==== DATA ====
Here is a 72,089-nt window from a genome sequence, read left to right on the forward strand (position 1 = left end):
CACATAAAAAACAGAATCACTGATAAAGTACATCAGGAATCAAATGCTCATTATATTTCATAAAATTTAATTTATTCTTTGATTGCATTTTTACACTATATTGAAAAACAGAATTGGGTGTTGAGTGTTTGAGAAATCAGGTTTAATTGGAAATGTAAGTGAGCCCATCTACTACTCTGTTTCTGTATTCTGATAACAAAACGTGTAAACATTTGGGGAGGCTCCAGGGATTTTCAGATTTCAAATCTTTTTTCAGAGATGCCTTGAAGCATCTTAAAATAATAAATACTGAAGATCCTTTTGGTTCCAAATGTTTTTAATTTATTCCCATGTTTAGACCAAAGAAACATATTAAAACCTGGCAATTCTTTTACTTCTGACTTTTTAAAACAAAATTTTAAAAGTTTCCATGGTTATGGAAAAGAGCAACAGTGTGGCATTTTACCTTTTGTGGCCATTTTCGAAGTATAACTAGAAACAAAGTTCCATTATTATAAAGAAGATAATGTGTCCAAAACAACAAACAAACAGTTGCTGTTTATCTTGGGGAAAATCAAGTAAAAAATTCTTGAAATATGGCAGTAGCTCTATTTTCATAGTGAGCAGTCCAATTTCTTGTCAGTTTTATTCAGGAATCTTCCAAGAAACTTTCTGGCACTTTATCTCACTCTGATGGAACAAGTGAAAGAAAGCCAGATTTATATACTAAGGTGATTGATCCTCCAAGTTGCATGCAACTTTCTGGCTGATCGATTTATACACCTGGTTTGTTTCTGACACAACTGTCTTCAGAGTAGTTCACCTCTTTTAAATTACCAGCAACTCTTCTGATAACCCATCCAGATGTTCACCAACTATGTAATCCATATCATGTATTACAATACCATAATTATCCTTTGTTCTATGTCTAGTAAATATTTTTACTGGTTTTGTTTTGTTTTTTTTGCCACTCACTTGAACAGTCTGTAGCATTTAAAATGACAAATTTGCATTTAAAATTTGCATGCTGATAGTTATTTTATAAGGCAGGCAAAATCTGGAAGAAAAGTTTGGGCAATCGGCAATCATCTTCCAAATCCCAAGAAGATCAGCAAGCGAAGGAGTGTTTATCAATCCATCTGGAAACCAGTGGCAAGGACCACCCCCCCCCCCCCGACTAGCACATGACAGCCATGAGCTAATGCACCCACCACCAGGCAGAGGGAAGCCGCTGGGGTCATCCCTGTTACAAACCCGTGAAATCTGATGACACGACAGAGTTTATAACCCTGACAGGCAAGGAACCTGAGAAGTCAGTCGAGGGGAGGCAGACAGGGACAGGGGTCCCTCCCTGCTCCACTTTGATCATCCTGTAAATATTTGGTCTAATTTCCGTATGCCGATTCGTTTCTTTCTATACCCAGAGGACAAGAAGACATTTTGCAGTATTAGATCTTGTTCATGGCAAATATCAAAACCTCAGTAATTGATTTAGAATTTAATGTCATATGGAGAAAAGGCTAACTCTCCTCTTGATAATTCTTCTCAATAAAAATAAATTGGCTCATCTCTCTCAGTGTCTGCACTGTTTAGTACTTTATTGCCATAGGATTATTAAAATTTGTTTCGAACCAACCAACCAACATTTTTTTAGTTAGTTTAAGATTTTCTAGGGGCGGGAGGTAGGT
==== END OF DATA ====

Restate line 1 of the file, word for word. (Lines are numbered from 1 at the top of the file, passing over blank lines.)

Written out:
Here is a 72,089-nt window from a genome sequence, read left to right on the forward strand (position 1 = left end):